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A Dream

Over known fields with an old friend in dream

I walked, but came sudden to a strange stream

Its dark waters were bursting out most bright

From a great mountain's heart into the light.

They ran a short course under the sun, then back

Into a pit they plunged, once more as black

As at their birth: and I stood thinking there

How white, had the day shone on them, they were,

Heaving and coiling. So by the roar and hiss

And by the mighty motion of the abyss

I was bemused, that I forgot my friend

And neither saw nor sought him till the end,

When I awoke from waters unto men

Saying: "I shall be here some day again."

ET wrote A Dream in early July 1915 a day or so before enlisting with the Artists Rifles - or as he describes it to Robert Frost "..I took the King's shilling.". In the same letter of 22nd July he writes; "A month or two (ago) I dreamt we were walking near Ledington but we lost one another in a strange place & I woke saying to myself 'somehow, some day I shall be here again' which I made the last line of some verses."

Ledington close to Dymock on Gloucestershire/Herefordshire border was very familiar to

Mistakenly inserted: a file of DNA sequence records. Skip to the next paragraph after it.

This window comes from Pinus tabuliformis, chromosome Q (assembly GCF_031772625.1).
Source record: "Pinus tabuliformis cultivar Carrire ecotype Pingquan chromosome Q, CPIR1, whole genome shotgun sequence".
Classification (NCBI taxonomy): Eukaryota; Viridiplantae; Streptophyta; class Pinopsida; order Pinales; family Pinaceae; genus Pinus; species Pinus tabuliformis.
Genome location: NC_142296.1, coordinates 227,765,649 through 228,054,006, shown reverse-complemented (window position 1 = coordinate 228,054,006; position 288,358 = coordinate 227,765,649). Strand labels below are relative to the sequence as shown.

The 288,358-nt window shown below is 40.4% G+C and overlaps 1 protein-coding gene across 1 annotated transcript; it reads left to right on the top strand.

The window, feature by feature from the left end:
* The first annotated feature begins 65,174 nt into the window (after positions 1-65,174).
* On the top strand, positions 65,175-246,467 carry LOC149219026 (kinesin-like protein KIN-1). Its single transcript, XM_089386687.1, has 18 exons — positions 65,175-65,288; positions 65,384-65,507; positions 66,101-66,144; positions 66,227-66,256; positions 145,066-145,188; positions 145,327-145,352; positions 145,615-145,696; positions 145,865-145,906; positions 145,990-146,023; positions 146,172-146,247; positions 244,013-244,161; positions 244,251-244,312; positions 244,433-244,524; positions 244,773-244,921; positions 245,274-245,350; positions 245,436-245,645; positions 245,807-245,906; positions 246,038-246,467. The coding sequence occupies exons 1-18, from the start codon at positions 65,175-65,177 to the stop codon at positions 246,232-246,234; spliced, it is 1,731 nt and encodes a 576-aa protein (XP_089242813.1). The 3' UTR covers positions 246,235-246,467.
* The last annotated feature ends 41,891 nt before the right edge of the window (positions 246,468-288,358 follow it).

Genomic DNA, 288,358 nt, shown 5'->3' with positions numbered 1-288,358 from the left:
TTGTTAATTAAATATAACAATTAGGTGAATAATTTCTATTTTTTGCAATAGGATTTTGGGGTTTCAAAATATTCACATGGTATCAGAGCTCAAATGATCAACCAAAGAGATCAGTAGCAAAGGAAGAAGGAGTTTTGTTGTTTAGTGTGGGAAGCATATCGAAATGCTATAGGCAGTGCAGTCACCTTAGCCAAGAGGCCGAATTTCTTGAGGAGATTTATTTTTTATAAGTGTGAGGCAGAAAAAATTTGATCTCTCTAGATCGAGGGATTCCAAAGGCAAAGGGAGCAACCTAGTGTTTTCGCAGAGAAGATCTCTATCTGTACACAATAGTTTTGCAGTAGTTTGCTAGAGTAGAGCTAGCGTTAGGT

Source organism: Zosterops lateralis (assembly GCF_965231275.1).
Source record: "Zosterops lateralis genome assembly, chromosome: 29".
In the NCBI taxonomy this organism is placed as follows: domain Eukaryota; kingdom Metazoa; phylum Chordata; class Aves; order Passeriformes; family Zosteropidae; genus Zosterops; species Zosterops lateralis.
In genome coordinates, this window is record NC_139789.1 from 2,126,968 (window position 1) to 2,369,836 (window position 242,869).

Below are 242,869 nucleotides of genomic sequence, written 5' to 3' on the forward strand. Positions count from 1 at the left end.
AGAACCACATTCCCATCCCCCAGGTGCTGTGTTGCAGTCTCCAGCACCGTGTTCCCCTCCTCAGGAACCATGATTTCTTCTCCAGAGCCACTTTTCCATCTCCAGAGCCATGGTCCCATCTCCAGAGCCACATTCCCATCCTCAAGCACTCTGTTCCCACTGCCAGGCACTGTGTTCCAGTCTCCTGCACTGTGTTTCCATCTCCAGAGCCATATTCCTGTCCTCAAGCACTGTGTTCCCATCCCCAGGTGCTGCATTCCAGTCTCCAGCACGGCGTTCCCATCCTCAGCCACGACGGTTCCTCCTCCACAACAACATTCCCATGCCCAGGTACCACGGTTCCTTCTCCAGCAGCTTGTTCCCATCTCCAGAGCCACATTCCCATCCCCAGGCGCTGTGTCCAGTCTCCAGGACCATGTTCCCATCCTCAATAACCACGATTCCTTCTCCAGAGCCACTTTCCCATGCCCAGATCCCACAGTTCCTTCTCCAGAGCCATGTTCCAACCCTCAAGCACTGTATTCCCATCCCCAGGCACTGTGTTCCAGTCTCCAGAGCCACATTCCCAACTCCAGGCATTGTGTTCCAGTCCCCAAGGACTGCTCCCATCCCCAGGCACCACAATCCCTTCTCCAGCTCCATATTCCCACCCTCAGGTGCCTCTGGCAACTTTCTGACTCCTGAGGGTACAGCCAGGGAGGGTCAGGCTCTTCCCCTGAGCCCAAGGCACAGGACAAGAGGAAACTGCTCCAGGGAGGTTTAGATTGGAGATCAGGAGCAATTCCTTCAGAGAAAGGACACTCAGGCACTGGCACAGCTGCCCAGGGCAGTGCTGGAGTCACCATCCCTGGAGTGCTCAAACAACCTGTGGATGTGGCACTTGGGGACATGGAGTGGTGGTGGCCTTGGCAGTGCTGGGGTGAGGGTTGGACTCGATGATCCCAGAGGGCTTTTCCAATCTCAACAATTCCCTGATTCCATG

both Frost and ET. It was where they had forged their friendship the previous year. The Frosts lived there for most of 1914 and ET visited them alone or with his family four times, including taking a house for an extended summer holidays a couple of fields away from the Frosts' house at Little Iddens. Frost and ET walked and talked continuously as described in "The sun used to shine", through this domesticated landscape. The sleepy, muddy Leadon river winds slowly between its tree bound banks through fields. In ET's days there were more orchards and pastures, nowadays much more arable. May Hill (which he visited again in June 1915 before enlisting) and the Malvern hills are discreet though always noticeable presences and would often be the outward destinations of their walks.

The strange stream that ET then encounters in his dream is in a very different landscape. As Edna Longley has pointed out there is a distinct Colridgean influence with the stream a smaller version of the river Alph in Kubla Khan. The poem's title reflects the subtitle of Kubla Khan "or a vision in a dream. A fragment" There is also a distinct Welsh feel to the changed landscape, where the poet finds himself. ET had an extensive knowledge and deep love of Welsh rivers from childhood onwards. He writes about many of them in the introductory chapter of Beautiful Wales in 1906.

One candidate for the stream is the Upper Neath. In his short prose piece Penderyn he describes a walk he did up the upper stretches of the river in 1914 on his last visit to Wales. It's in view of the southern side of the Brecknock (Brecon) Beacons (a "chair-like mountain") and he walks towards them, then crosses the young Neath and Fellte before turning south to the village of Penderyn.